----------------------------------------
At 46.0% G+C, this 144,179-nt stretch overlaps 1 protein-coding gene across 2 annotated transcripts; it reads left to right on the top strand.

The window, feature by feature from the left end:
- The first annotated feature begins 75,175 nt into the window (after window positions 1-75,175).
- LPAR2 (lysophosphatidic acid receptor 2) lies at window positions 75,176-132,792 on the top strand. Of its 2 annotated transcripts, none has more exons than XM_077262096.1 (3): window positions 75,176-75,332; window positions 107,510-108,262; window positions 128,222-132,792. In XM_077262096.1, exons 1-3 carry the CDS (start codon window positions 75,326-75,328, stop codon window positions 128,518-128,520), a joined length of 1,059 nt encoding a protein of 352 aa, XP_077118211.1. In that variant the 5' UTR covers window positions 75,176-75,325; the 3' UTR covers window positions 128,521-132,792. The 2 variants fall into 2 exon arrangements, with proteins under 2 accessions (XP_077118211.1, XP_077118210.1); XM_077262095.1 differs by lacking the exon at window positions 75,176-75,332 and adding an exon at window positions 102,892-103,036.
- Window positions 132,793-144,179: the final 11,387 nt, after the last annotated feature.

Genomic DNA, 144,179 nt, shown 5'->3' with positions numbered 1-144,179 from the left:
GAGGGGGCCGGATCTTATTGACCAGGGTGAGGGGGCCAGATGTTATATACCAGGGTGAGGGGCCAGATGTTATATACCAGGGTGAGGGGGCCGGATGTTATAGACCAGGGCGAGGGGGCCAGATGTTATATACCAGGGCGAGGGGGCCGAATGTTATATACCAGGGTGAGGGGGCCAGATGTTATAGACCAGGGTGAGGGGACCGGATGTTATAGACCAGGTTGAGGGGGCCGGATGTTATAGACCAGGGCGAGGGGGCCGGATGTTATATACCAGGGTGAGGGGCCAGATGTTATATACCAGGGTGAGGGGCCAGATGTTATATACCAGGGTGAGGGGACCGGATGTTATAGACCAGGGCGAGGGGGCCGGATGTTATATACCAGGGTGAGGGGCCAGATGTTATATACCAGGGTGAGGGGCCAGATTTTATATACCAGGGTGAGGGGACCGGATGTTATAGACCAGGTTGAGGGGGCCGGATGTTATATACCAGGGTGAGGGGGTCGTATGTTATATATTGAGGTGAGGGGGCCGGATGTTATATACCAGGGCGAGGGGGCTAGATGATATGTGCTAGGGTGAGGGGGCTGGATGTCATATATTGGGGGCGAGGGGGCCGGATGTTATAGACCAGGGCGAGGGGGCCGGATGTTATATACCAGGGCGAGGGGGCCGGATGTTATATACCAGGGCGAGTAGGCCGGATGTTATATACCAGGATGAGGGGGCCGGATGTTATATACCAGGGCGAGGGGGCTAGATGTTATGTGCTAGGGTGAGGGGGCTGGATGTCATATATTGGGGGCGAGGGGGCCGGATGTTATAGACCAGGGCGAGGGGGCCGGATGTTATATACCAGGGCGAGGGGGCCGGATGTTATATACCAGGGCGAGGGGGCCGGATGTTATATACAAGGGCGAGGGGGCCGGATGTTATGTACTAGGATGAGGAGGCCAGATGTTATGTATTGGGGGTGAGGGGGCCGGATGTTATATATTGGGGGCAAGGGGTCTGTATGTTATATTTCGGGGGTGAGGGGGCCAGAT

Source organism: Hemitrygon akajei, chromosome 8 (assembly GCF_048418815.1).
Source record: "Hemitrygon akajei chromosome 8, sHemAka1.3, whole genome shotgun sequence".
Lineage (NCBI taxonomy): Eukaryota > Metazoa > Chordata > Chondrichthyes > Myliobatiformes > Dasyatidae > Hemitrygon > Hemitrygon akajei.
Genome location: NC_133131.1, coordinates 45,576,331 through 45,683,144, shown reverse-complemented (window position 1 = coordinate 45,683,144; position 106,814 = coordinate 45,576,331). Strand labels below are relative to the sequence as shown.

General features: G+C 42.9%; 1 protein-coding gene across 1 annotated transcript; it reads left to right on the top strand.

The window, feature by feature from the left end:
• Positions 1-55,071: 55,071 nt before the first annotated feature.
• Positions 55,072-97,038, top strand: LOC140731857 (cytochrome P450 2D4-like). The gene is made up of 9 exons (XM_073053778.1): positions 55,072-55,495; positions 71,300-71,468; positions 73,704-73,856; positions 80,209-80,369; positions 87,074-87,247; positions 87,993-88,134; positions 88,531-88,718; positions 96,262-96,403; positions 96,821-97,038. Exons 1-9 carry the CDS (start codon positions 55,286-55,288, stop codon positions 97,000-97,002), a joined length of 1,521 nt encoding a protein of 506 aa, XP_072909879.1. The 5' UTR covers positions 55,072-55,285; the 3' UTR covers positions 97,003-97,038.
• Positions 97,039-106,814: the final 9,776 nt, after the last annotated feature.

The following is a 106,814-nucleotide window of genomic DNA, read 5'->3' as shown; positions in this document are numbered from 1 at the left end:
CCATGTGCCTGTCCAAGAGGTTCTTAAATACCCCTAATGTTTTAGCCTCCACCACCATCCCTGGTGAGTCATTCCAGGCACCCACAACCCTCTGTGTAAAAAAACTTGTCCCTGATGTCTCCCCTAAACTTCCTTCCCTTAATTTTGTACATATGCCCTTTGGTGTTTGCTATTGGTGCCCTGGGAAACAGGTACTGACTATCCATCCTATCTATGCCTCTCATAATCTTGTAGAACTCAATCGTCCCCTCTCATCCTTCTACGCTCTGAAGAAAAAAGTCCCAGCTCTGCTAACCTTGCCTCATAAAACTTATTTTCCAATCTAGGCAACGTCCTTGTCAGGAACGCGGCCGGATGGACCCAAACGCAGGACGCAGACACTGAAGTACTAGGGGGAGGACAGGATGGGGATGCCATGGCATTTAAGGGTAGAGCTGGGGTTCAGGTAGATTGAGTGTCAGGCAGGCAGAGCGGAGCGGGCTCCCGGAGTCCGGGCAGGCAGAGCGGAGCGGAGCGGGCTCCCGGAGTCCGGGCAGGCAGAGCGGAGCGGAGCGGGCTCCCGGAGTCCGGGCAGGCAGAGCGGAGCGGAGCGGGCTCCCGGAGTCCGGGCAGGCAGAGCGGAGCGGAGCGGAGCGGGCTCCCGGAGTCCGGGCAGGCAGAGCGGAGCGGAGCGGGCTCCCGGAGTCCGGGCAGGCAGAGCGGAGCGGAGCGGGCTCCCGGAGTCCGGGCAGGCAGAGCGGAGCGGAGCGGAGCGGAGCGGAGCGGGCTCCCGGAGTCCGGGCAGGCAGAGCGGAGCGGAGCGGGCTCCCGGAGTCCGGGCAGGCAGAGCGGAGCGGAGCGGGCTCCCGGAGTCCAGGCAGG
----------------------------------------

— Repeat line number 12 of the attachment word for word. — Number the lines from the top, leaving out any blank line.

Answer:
General features: G+C 42.9%; 1 protein-coding gene across 1 annotated transcript; it reads left to right on the top strand.